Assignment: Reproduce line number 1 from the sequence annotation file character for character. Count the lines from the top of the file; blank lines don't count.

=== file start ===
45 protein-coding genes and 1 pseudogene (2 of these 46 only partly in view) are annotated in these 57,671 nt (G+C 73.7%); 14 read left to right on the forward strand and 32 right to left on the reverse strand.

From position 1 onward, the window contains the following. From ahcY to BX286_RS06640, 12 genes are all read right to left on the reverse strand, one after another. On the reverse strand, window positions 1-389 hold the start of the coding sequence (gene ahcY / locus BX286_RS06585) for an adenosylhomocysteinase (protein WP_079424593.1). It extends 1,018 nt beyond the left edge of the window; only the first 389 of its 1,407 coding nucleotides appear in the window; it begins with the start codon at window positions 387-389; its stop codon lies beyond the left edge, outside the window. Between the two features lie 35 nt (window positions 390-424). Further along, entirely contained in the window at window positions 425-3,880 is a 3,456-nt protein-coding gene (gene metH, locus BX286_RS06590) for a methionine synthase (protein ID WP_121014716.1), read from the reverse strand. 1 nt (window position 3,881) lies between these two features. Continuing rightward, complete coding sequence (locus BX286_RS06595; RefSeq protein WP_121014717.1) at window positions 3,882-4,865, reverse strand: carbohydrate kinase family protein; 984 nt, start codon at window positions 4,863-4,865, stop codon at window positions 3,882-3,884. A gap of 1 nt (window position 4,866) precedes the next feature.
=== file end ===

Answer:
45 protein-coding genes and 1 pseudogene (2 of these 46 only partly in view) are annotated in these 57,671 nt (G+C 73.7%); 14 read left to right on the forward strand and 32 right to left on the reverse strand.